Years ago, when I was dressmaking, a client brought me a RTW skirt to alter and I was intrigued by the pockets. They were side seam pockets but I could not see how they had been sewn into the seam. It wasn't until I found the method in a Kwik Sew pattern that I realised the pockets were sewn entirely to the front of the skirt. In most pattern instructions, you sew one pocket piece to the front, one to the back, then you sew them together when you sew the side seam and this means you must clip the back pocket seam allowance in order to turn the pocket to the front of the skirt.
This never made me happy as I really dislike clipping seam allowances. You never see this done in clothes that you buy; why should we do it in our own sewn garments?
With this method, one pocket piece is placed, right side down on the side of the skirt and you sew three sides of a square at 3/4" from the edge, as indicated on the pattern piece in the photo.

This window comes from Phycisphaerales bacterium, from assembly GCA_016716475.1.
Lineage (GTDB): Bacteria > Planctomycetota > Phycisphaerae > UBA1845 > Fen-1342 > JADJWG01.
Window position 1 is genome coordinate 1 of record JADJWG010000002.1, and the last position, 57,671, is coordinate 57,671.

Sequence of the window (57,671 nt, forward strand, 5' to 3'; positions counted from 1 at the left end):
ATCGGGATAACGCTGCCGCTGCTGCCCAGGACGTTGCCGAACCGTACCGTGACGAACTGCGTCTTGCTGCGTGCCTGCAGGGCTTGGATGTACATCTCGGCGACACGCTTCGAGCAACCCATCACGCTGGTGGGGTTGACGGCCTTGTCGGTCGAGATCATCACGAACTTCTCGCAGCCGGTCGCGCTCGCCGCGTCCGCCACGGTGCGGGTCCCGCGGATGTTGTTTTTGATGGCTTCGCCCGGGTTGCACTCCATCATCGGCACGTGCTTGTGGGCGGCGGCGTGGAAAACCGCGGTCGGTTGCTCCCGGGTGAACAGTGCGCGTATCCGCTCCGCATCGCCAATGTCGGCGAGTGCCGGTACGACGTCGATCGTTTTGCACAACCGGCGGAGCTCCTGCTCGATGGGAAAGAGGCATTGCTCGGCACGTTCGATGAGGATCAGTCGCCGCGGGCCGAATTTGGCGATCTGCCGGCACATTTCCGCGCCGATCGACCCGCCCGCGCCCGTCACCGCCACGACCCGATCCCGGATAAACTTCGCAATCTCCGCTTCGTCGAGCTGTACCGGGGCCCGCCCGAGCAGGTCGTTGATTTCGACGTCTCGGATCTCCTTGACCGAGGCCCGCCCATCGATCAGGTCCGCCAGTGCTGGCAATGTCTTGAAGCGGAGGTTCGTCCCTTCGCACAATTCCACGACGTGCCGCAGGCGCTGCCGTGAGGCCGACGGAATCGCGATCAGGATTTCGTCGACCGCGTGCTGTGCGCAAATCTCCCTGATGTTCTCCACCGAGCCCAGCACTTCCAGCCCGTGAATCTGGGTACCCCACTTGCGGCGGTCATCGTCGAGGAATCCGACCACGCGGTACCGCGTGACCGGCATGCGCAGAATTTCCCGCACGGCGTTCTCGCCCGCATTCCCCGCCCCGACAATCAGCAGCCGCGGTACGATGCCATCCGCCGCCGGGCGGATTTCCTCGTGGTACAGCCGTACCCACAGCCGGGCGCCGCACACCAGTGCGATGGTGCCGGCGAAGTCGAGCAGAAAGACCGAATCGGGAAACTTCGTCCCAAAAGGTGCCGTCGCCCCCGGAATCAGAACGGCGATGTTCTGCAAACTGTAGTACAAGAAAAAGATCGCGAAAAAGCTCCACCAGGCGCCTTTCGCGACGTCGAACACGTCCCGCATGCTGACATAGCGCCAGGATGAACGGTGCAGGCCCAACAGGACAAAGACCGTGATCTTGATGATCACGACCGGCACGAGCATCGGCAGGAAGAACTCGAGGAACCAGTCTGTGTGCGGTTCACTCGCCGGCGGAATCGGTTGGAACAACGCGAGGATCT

Then you trim out the fabric and clip into the corners, then turn the pocket bag to the inside and press. It is advisable to interface the edge of the pocket to provide stability for this pocket method.
The other beauty of this pocket method is that it doesn't gape. Have you ever noticed how those other side seam pockets pooch open and you can only see it from the back? not pretty, in my opinion. These pockets lie flat because they are all connected to the front which eliminates any possibility of gaping.
Loes Hinse also uses this method on her Cruise Pants and she also top-stitches the edge of the pocket opening to reinforce it and keep it nice and flat, I suppose. But that is not really necessary.